Union of the Port of Santos protests against Amazon on Black Friday – Negócios – Tecnoblog

The Union of Land Employees in Waterway Transport and Port Operators of the State of São Paulo (Settaport) will hold a protest against Amazon this Friday (26), the date of Black Friday. The association, which represents the workers at the Port of Santos, hopes to bring together 12,000 employees in the public act, which will ask for an improvement in working conditions and for Amazon to pay its taxes in Brazil. The demonstration is part of a global movement.


Settaport, the Santos port workers union, called a demonstration against Amazon (Image: Codesp/ Flickr)

Amazon will be the target of several protests around the world during Black Friday, one of the highest sales volume dates for the retailer. According to Vice, the retailer’s global coalition of workers — and which also brings together NGOs like Greenpeace — called Make Amazon Pay, plans actions in at least 20 countries where the American company operates.

Act against Amazon could bring together 12,000 workers

In Brazil, the demonstration will be led by Settaport. Other trade union centrals, such as the CUT (Single Workers Center), must also attend the public act in front of the city hall of Santos, at 12:00. A spokesman for the port workers union confirmed to the Techblog that at least 12 thousand workers will be called for the demonstration.

Among the main demands of the protest against Amazon in Brazil are the salary increases of all employees who work in the retailer’s warehouses, including the payment of bonuses for times of greater demand.

In addition, the public act should ask for the improvement of working conditions for employees of Amazon and the Port of Santos. For the US retailer, employees are calling for a broader “break time” and for an end to what is considered a “severe regime of productivity and surveillance that Amazon has to put pressure on workers”. As for the port workers, the demonstration is for the end of precarious working hours and against a bill by federal deputy Júlio Lopes (PP-RJ) that makes hiring labor in Brazilian ports more flexible.

Another demand is that the company publicly disclose the protocol of security measures on COVID-19; Amazon is to make public its system for tracking and reporting of the disease, as well as updated lists of employees infected and killed by the coronavirus, by shed.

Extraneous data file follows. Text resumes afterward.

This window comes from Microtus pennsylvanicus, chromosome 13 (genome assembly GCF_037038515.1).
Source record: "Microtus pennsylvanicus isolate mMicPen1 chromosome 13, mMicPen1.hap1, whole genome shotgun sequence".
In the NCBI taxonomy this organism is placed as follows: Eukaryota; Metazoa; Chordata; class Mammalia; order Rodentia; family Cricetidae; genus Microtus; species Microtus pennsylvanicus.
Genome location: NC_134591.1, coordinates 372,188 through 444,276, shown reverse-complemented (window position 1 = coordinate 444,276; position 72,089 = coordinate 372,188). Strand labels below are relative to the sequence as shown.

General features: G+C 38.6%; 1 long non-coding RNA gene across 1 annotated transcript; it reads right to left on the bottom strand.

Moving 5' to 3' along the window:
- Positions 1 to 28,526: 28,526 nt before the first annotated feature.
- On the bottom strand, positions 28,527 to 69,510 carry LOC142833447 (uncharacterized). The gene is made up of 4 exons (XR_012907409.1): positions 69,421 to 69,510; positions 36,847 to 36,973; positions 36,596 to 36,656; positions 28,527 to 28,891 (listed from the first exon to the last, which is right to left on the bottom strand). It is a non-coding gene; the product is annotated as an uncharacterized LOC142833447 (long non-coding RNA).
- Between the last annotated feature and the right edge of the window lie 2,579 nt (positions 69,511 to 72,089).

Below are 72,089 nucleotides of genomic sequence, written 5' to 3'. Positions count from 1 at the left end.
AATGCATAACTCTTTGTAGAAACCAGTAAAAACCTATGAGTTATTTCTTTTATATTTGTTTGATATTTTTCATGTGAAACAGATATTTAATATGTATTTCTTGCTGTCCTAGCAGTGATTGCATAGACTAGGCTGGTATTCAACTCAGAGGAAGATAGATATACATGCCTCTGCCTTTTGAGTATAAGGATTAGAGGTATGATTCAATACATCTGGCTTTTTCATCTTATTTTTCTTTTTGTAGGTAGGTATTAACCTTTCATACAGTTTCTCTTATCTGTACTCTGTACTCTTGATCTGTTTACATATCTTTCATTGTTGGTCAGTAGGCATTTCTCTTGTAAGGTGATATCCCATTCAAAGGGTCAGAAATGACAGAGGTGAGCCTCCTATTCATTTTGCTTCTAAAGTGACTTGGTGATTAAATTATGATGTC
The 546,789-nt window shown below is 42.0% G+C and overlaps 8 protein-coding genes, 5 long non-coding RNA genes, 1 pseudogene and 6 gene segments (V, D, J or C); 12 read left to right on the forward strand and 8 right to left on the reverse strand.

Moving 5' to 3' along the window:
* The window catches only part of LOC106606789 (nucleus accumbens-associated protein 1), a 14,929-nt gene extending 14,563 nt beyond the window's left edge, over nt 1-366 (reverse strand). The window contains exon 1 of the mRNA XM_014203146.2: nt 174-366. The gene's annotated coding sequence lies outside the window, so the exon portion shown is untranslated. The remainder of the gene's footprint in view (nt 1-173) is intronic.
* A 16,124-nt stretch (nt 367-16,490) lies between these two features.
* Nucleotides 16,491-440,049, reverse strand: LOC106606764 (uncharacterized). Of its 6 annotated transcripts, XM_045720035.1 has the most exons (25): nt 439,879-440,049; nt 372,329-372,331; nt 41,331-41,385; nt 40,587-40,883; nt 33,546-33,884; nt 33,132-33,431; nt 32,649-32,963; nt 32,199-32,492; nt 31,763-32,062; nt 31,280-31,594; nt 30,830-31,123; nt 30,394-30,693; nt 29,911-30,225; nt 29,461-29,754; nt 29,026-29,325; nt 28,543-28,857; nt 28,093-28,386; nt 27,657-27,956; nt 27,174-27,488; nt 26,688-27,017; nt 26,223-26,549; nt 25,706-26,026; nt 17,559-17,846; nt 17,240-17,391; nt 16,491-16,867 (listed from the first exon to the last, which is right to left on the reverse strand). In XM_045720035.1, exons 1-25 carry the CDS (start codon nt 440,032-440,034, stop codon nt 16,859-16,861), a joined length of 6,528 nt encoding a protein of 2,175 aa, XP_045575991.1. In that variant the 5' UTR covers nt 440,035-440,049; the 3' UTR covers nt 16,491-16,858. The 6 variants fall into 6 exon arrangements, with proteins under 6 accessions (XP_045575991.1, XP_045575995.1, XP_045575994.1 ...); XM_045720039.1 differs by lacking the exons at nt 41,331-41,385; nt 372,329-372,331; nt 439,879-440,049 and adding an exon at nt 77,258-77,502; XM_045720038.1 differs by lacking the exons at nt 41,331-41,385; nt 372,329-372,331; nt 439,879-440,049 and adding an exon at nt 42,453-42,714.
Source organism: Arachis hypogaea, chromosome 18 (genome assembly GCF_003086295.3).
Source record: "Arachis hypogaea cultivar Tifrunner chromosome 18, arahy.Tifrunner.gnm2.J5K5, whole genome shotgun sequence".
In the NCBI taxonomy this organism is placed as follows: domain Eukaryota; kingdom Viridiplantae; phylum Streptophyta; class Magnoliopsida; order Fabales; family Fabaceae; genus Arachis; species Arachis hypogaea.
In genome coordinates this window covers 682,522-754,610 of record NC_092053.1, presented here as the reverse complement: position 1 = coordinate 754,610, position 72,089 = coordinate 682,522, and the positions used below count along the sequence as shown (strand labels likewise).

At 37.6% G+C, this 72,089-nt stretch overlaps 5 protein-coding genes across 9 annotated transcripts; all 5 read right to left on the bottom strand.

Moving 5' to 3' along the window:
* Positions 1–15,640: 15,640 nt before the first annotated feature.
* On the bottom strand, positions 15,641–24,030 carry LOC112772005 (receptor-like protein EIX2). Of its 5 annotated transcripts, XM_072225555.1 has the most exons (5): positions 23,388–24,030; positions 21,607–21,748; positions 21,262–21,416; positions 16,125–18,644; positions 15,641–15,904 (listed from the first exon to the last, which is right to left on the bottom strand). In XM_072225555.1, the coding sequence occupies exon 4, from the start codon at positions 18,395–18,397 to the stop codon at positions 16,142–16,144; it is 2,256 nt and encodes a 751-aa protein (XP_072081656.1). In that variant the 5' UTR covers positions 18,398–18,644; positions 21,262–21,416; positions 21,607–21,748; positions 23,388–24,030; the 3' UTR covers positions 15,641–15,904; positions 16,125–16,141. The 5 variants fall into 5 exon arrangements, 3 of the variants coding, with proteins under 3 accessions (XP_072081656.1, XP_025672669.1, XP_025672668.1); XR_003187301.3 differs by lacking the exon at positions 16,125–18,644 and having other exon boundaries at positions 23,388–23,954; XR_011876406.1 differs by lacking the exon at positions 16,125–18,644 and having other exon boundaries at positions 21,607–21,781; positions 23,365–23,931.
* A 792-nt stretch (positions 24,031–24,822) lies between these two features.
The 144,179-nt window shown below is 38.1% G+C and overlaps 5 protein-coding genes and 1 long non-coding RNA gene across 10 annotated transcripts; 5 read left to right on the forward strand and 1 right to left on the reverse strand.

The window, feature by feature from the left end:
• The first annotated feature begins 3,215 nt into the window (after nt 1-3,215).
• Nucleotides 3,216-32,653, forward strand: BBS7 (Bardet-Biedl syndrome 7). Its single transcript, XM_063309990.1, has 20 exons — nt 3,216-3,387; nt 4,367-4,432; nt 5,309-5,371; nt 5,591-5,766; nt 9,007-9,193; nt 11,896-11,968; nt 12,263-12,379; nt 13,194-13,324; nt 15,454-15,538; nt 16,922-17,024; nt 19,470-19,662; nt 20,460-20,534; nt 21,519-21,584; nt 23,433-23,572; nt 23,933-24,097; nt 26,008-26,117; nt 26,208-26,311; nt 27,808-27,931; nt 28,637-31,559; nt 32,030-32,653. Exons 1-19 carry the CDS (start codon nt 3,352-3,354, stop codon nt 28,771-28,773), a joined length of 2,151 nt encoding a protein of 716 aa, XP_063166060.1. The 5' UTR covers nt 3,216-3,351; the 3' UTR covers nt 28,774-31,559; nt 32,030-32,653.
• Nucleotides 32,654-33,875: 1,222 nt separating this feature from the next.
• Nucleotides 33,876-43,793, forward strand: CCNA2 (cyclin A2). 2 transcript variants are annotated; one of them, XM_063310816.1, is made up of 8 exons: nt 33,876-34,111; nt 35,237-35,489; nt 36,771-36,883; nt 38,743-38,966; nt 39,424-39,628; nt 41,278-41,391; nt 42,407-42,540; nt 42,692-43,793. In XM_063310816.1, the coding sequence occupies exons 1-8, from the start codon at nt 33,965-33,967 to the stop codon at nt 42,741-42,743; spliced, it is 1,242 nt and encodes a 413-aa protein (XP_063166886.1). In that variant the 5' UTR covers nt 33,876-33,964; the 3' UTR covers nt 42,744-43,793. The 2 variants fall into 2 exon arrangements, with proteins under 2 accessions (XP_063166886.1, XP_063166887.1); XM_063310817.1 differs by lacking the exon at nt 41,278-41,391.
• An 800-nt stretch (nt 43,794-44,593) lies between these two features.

In the Make Amazon Pay booklet, one of the main agendas of global manifestations is the end of all forms of informal and self-employed employment.

President of Settaport: “the act on Black Friday is symbolic”

Francisco Nogueira, president of Settaport and councilor of Santos by PT (Workers’ Party), told the Techblog that the protest is symbolic for bringing together workers from the largest port in Latin America in solidarity with workers at Amazon. He adds:

“Actually, it’s why we’re entering Black Friday, and the port worker is all about it. We want to shed light on Amazon, a company that has been exploiting workers, does not comply with Brazilian legislation and avoids paying taxes through legal provisions.”

The protest will also have the participation of the CUT through the union’s sub-headquarters in Santos.

Wanted by Techblog, Amazon says that “it is working in several areas to play a significant positive role with the communities in which it operates, its members and the planet as a whole”.

The company continues:

“We are constantly investing in our people, offering competitive salaries in relation to the market, differentiated benefits to our employees and promoting access to health and safety programs in our Operations. Regarding climate change, we are also committed to our goal of zeroing net carbon emissions by 2040, as part of the Climate Pledge initiative.”

Protest wants to stop Amazon from smothering unions

One of the main demands of the public act of the Settaport act is that Amazon stop stifling employees’ attempts to organize themselves into unions — something it is accused of doing in the United States.

When workers at the company’s Bessemer, Alabama, warehouse held elections to decide whether to form a union, Amazon threatened employees and violated labor laws, according to an investigation by the National Labor Relations Board (NLRB).

The initial election took place in April. The non-union option won by more than double the votes.

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